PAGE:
Nora - My biggest fear was riding at night I had never done it and wasn't planning to try during the race. Initially, I planned to finish in 5 days and absolutely no riding at night, completing the 1000km race in 5 days meant riding 200km each day. As my training load increased, the all-day riding had an impact on my body, which brought disbelief in my ability to finish the race in 5 days.
Although I had doubts, my strategy remained as is - ride during the day and sleep during the night in a hotel. However, when I studied the route of the race I found that the distance between hotels was more than 200km. So, the plan started lean towards completing the race in 4 days, this seemed difficult, cycling 250km a day for 4 days! I booked the hotels along the course and only hoped to reach them as planned; unfortunately, I went too fast and completed the race in 3 days.
What bike and packing setup did you choose for the ride?
Nora - I only have one bicycle, it is a BMC Timemachine TMR02, which is a racing bike that has aero frame design, it has a very aggressive racing set up, many people describe the frame as stiff, rigid but I didn't know any better, I made the best of what I had and didn't change or add anything, not even using the clip on TT aero extension bars that I had.
For packing I chose a minimalist approach, never riding at night and sleeping in hotels meant I did not need a sleeping or tent and used just a seat pack which contained only the essentials that I needed for the race.
How did you reduce pre-race anxiety?
Nora - It is very easy to be hard on yourself before the race. For me, my agreement with myself was that I am ready to fail and not finish. I promised myself, that if at any point the race becomes unsafe and or exhausting to where I can no longer go beyond my limits and abilities that I will be pleased with my decision if and when I drop out. I think this agreement gave me a lot of comfort before the race.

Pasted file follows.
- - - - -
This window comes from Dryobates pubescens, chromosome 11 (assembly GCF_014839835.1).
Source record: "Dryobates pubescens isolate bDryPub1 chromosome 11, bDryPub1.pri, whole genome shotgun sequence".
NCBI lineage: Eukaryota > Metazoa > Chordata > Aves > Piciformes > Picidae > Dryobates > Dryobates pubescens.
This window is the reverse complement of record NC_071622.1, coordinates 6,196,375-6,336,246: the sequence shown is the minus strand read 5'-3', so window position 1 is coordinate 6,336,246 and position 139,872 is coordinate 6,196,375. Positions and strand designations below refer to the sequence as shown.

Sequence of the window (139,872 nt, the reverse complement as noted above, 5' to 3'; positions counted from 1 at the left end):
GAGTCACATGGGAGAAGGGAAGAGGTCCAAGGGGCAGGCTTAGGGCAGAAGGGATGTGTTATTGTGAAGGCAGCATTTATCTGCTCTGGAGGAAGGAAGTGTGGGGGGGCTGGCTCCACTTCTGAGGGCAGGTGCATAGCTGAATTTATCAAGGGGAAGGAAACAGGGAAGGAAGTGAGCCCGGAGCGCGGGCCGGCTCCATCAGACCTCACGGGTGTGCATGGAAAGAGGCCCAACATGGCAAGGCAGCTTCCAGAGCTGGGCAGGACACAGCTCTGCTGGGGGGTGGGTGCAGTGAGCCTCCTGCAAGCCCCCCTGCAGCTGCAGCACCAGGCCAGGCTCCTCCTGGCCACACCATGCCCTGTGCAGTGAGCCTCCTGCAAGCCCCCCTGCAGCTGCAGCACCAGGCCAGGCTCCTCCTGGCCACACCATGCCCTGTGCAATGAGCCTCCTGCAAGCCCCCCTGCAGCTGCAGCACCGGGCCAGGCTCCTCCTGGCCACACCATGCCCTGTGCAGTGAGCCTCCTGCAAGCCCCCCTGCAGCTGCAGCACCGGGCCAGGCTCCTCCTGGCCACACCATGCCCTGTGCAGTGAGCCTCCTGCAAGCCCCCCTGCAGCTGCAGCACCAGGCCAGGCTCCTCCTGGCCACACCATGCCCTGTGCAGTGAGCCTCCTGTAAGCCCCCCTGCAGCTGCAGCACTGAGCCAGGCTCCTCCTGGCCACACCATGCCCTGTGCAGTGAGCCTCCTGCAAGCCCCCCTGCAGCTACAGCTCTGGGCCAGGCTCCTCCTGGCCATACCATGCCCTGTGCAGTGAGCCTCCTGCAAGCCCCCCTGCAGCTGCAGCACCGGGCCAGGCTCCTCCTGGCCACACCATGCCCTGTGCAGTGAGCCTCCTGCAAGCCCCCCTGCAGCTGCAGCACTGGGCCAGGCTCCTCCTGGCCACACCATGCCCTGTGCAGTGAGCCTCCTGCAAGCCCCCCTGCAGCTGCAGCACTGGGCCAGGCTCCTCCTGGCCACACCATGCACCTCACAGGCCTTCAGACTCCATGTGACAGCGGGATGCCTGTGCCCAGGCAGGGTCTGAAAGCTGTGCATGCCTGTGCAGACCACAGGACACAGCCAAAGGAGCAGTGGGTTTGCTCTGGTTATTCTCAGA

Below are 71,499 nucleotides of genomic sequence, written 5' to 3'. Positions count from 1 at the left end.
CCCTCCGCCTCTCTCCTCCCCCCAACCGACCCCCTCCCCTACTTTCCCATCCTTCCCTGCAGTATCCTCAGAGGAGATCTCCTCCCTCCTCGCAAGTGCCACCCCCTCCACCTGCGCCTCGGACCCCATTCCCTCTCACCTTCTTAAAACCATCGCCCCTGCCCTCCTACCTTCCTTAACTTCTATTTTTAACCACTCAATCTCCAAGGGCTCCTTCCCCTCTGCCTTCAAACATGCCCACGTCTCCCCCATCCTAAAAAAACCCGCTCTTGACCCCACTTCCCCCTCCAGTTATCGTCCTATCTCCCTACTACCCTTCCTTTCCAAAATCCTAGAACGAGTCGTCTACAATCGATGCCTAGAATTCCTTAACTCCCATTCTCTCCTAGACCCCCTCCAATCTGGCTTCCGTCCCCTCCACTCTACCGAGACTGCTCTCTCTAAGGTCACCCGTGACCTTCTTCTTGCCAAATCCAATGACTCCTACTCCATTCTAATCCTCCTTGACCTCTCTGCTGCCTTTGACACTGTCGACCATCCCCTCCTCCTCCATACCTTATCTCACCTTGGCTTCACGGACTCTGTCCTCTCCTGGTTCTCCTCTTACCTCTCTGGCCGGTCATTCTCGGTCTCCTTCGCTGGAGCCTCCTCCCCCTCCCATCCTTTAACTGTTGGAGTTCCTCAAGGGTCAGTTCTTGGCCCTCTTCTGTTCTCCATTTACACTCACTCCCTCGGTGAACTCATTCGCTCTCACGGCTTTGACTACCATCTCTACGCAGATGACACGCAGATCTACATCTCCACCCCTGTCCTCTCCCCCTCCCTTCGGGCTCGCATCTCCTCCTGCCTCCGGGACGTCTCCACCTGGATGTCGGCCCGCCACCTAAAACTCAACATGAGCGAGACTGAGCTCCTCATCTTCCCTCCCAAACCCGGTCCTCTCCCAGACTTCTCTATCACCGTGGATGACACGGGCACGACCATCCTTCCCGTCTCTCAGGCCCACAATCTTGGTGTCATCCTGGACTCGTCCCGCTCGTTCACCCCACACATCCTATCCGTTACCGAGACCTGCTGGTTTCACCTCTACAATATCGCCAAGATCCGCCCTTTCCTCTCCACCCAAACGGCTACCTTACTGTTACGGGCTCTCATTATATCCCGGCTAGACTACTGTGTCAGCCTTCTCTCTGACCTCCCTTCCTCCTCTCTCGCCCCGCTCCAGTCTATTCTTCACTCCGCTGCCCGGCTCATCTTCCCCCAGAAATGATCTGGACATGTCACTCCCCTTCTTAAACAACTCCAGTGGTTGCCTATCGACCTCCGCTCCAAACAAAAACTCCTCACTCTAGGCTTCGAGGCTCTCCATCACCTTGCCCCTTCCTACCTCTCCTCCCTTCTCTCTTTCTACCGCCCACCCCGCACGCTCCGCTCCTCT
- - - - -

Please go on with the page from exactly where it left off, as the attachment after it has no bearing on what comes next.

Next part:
What did you learn/discover about yourself when you did your first ultra-distance cycling event?
Nora - The first discovery was that I was a fighter. It is not easy to handle an extreme challenge for the first time. I had lots of aches and pains in my joints and muscles, but I kept going. The little voice inside my head was telling me to stop, to rest, but I ignored it and kept pedaling forward. This happens to many riders in an ultra-distance or adventure racing when their energy and motivation levels are at its lowest, when they are sleepy or in discomfort. I learnt that this is what ultra-distance cycling is all about, and these feelings can and will last for many many hours, maybe even days. It's a real fight with yourself where you have to decide to quit or keep moving.
I also learnt that I could not stick to the written plan. (If I ever do such events as a team that I might be a terrible teammate.) Sometimes I followed the plan and sometimes I didn't, but that is okay because ultra cycling is about being able to adapt to the race situation, the environment, the weather, etc.
You finished Bikingman Corsica 2018, did you use this experience to be better prepared for Bikingman Corsica 2019, what did you do?